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Declaration of Variables
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As you probably know, a variable is a named location in memory that is used to hold a value that can be modified by the program All variables must be declared before they are used The general form of a declaration is shown here: type variable_list;
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Here, type must be a valid C data type and variable_list may consist of one or more identifier names with comma separators Some declarations are shown here:
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int i, j, l; short int si; unsigned int ui; double balance, profit, loss;
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Remember, the name of a variable has nothing to do with its type There are three basic places where variables can be declared: inside functions, in the definition of function parameters, or outside all functions These variables are called local variables, formal parameters, and global variables, respectively
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Variables that are declared inside a function are called local variables In some literature, these variables may be referred to as automatic variables in keeping with the use of the (optional) keyword auto that can be used to declare them Since the term local variable is more commonly used, this guide will continue to use it Local variables can be referenced only by statements that are inside the block in which the variables are declared Stated another way, local variables are not known outside their own code block You should remember that a block of code is begun when an opening curly brace is encountered and terminated when a closing curly brace is found One of the most important things to understand about local variables is that they exist only while the block of code in which they are declared is executing That is, a local variable is created upon entry into its block and destroyed upon exit The most common code block in which local variables are declared is the function For example, consider these two functions:
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void func1(void) { int x; x = 10; } void func2(void) { int x; x = -199; }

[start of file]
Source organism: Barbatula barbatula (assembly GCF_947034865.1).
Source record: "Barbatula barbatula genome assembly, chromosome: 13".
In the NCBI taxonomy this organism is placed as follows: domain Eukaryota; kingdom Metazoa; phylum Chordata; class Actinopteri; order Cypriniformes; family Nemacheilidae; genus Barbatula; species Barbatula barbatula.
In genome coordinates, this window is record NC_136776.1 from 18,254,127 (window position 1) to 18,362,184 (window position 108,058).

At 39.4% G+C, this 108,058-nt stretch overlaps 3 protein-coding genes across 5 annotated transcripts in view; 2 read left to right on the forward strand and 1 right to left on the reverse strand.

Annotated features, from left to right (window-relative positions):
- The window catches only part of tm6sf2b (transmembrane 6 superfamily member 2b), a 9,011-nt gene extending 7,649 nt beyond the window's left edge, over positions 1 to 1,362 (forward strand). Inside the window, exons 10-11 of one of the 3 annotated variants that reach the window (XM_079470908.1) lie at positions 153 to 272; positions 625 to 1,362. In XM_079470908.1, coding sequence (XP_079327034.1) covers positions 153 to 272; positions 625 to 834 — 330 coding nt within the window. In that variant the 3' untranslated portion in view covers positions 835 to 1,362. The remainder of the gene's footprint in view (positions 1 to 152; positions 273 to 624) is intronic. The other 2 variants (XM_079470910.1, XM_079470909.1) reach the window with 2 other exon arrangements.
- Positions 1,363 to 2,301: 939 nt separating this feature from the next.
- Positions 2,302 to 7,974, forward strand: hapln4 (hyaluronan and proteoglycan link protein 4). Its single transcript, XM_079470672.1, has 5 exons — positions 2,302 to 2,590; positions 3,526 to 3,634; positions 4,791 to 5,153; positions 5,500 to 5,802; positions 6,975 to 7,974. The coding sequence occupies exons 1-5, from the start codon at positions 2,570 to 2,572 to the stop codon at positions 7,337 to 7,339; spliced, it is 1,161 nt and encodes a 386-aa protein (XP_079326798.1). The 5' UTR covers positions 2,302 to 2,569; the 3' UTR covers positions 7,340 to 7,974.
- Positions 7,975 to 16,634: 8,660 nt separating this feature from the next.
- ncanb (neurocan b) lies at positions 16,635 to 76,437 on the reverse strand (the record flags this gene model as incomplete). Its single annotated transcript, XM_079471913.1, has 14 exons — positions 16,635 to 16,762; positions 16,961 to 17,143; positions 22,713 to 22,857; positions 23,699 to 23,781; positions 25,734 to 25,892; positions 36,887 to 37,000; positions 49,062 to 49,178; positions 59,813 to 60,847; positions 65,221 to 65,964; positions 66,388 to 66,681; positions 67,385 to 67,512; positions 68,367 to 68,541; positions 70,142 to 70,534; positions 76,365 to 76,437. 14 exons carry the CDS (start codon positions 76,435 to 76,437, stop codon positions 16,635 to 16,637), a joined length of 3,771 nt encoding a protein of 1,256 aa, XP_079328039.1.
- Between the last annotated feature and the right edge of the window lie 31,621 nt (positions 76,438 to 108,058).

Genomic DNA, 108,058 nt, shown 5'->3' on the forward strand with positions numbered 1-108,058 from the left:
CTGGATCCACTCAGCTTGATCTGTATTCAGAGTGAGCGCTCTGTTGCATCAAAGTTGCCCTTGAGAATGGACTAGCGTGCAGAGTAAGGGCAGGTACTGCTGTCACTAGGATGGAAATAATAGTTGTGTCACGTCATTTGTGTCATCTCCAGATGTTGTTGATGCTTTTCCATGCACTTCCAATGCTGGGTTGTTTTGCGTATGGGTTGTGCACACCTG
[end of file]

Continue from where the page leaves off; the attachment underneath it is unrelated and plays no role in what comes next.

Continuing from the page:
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Variables, Constants, Operators, and Expressions
The integer variable x was declared twice, once in func1( ) and once in func2( ) The x in func1( ) has no bearing on, or relationship to, the x in func2( ) because each x is only known to the code within the same block as the variable s declaration The C language contains the keyword auto, which can be used to declare local variables However, since all nonglobal variables are assumed to be auto by default, it is virtually never used and the examples in this book will not use it (It has been said that auto was included in C to provide for source-level compatibility with its predecessor, B Further, auto is supported in C++ to provide compatibility with C) It is common practice to declare all variables needed within a function at the start of that function s code block This is done mostly to make it easy for anyone reading the code to know what variables are used However, it is not necessary to do this because local variables can be declared within any code block To understand how this works, consider the following function:
void f(void) { int t; scanf("%d", &t); if(t==1) { char s[80]; /* s exists only inside this block */ printf("enter name:"); gets(s); process(s); } /* s is not known here */ }
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Here, the local variable s is created upon entry into the if code block and destroyed upon exit Since s is known only within the if block, it may not be referenced elsewhere not even in other parts of the function that contains it There is one small restriction that you must observe when declaring local variables when using C if you want the widest portability: they must be declared at the start of a block, prior to any action statements This restriction does not apply to C++ One reason you might want to declare a variable within its own block, instead of at the top of a function, is to prevent its accidental misuse elsewhere in the function In essence, declaring variables inside the blocks of code that actually use them allows you to compartmentalize your code and data into more easily managed units Because local variables are destroyed upon exit from the function in which they are declared, they cannot retain their values between function calls (As you will see shortly, however, it is possible to direct the compiler to retain their values through the use of the static modifier)
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